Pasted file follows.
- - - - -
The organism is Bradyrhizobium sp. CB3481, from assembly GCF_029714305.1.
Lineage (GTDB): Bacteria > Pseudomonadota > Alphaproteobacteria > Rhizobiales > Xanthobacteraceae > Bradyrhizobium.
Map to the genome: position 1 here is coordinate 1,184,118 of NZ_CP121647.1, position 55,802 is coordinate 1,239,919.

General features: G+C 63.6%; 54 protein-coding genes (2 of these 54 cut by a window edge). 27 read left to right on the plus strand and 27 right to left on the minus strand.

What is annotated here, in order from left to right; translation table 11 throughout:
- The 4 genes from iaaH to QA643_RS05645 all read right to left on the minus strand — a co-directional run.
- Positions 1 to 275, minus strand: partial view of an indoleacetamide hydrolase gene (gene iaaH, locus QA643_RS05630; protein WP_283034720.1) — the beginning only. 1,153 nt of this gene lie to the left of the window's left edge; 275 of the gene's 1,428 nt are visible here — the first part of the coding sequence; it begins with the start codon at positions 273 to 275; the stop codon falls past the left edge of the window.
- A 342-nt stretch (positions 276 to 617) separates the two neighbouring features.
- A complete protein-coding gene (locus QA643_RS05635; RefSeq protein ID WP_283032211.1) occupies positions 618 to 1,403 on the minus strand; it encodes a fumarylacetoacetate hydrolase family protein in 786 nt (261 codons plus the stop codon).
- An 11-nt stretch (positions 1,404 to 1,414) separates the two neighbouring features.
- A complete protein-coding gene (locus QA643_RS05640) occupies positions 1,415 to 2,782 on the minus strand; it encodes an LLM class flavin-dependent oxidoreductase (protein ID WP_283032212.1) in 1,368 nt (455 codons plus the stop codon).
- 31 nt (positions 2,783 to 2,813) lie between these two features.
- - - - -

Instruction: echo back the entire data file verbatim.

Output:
The organism is Bradyrhizobium sp. CB3481, from assembly GCF_029714305.1.
Lineage (GTDB): Bacteria > Pseudomonadota > Alphaproteobacteria > Rhizobiales > Xanthobacteraceae > Bradyrhizobium.
Map to the genome: position 1 here is coordinate 1,184,118 of NZ_CP121647.1, position 55,802 is coordinate 1,239,919.

General features: G+C 63.6%; 54 protein-coding genes (2 of these 54 cut by a window edge). 27 read left to right on the plus strand and 27 right to left on the minus strand.

What is annotated here, in order from left to right; translation table 11 throughout:
- The 4 genes from iaaH to QA643_RS05645 all read right to left on the minus strand — a co-directional run.
- Positions 1 to 275, minus strand: partial view of an indoleacetamide hydrolase gene (gene iaaH, locus QA643_RS05630; protein WP_283034720.1) — the beginning only. 1,153 nt of this gene lie to the left of the window's left edge; 275 of the gene's 1,428 nt are visible here — the first part of the coding sequence; it begins with the start codon at positions 273 to 275; the stop codon falls past the left edge of the window.
- A 342-nt stretch (positions 276 to 617) separates the two neighbouring features.
- A complete protein-coding gene (locus QA643_RS05635; RefSeq protein ID WP_283032211.1) occupies positions 618 to 1,403 on the minus strand; it encodes a fumarylacetoacetate hydrolase family protein in 786 nt (261 codons plus the stop codon).
- An 11-nt stretch (positions 1,404 to 1,414) separates the two neighbouring features.
- A complete protein-coding gene (locus QA643_RS05640) occupies positions 1,415 to 2,782 on the minus strand; it encodes an LLM class flavin-dependent oxidoreductase (protein ID WP_283032212.1) in 1,368 nt (455 codons plus the stop codon).
- 31 nt (positions 2,783 to 2,813) lie between these two features.